The Focal Point Blog // Business Strategy // Tom O'Neill // May 18, 2022

Great Resignation or Great Raise?

I’m sorry for the shameless clickbait.

There’s so much b.s. on the great resignation that it’s becoming annoying. But hey, you are reading this so I guess it’s an important topic.

Perception is especially changing as economists emphasize that it’s not about people quitting just for more money – they’re leaving for more purpose in their work, leaders they believe in, opportunities to work with awesome people, and yes, probably more money. 

One pass through Glassdoor salaries (with a huge grain of salt) proves just how much talented developers and engineers can demand in this environment. Alarm bells are ringing for anyone hiring software engineers as they scramble to attract and retain top talent. For digital services companies where the people are the product, it can be especially challenging to keep up without squeezing all the margin out of our services.

For those trying to balance rising salaries and costs with the economics of running a business, one thing is abundantly clear – the professional services service model is under immense pressure. 

Problem: Profit margins are tight, making frequent raises difficult

It’s clear that most professional services companies can’t afford to drastically raise salaries without an equally drastic increase to hourly rates.

I invite leaders to consider your pricing model: are you billing the same (or similar) rates for work from employees paid $60,000 annually vs. those at $80,000? Across the industry, we discover many businesses earning their highest margin on more entry-level positions. The problem? Those people want to see career and salary growth year over year, but current pricing models make this tough.

Think about your best employees. Those you wish you could “clone.” Those who care deeply about performance and are a huge asset to their team. These driven people are trying hard to advance their careers; they want to provide value to your business and be recognized for it. To keep them, we need to expand our thinking and adjust accordingly.

The answer isn’t employing an exclusively entry-level crew or dismantling budgets to afford great talent. The solution lies in your company’s ability to evolve services in a way that matches the needs of both customers and employees.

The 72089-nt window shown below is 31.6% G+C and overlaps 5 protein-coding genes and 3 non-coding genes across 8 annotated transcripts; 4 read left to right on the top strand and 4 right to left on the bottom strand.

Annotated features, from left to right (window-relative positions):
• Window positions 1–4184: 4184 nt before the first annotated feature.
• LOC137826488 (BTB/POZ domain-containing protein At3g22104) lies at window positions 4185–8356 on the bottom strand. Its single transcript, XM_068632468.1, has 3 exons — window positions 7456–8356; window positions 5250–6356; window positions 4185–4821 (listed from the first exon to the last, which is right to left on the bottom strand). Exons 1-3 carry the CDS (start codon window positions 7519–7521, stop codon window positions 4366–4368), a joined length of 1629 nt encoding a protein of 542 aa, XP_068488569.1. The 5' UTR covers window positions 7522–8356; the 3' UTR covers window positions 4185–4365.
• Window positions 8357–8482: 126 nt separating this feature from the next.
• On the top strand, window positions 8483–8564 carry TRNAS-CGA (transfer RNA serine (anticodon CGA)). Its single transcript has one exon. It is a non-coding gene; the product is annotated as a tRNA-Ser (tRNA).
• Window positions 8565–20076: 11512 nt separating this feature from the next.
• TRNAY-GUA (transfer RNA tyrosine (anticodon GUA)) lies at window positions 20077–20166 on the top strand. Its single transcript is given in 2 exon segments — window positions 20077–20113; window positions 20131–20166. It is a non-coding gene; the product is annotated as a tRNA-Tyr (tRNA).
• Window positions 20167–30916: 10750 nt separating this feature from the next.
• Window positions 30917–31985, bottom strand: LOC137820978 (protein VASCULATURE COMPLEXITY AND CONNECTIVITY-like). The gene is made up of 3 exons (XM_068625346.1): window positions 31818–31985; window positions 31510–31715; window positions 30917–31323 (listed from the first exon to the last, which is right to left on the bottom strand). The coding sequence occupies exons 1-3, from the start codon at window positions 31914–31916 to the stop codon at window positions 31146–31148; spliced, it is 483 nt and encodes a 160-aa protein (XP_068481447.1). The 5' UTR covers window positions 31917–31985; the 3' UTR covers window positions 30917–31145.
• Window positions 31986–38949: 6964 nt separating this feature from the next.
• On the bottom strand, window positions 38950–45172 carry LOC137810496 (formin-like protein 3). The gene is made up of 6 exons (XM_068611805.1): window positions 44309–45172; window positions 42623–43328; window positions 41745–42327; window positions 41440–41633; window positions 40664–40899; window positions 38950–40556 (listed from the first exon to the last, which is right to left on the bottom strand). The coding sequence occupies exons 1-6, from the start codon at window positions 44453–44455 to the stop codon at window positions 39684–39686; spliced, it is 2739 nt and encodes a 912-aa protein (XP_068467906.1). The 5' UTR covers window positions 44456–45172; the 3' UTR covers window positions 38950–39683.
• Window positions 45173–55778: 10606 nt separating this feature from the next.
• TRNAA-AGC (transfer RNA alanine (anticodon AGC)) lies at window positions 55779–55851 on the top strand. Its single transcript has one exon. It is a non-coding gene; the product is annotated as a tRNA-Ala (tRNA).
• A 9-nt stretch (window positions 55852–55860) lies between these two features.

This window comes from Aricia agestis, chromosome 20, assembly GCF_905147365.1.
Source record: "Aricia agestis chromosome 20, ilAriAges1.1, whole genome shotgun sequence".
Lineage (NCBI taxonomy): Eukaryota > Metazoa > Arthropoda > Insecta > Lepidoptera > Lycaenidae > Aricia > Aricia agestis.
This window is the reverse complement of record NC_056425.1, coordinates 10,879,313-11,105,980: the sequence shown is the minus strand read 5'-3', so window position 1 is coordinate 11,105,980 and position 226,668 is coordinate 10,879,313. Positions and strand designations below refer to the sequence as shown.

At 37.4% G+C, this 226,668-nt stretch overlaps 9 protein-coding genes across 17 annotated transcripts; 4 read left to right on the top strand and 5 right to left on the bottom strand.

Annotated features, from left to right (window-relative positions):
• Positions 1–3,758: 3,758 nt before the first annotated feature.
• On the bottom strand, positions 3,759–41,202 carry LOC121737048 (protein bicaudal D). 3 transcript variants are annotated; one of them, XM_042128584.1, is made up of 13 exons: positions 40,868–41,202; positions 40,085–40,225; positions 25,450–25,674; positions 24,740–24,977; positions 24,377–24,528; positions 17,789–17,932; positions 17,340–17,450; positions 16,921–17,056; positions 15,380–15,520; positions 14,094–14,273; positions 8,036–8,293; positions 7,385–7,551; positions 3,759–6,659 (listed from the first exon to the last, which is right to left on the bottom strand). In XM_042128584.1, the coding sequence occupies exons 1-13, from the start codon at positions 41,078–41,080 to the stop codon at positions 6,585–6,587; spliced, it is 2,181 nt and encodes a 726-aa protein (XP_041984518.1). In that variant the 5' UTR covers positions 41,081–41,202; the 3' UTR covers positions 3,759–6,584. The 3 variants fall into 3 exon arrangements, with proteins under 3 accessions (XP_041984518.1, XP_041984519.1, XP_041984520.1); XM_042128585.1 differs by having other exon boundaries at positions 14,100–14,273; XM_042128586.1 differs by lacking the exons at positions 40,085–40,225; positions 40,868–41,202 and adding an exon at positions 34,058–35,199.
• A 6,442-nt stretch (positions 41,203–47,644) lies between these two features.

Solution: Build a talent that’s aligned with your go-to-market strategy

We know that admirable companies are those that can adapt. I advise owners to revisit service models: are your offerings still fitting the needs of customers? Where can you provide more value and position your services differently to command a higher price level?

Ideally, we can direct the aspirations for professional development of our people toward those evolving high-demand services and capabilities. This fosters trust, loyalty, and engagement. (We recently wrote a piece further diving into this approach.)

To accomplish this, leaders need to spend less time reacting to the growing salary expectations and more time capitalizing on the evolving needs of their customers. In the technology industry, our customers’ needs are changing just as fast as the talent market is evolving. Ideally, leaders can be ahead of the market by innovating their methodologies and expanding the capabilities of their teams.

Consider asking clients for their input on your business model – maybe this conversation leads to new opportunities for you to better serve them. Framing your mindset toward finding solutions helps spark new ideas and encourages better work overall.

Once these new solutions are identified, emphasize employee education and empower your teams to confidently deliver. You can now charge more for these in-demand services while establishing a culture of growth and evolution.

Times are tough out there, but the future is bright 

Dave and I founded Parallax to help digital services companies unlock the potential of their tools and their people. We believe that by integrating the tools you already use across sales, delivery, project management, and finance you can immediately optimize your operations, drive profitability and create better alignment and trust across teams. Combine this with a culture that rewards growth and adaptation, and your business will not only stay ahead of the competition and evolving needs of clients, but you’ll be able to meet more than just the monetary needs of your team – helping them (and you) thrive.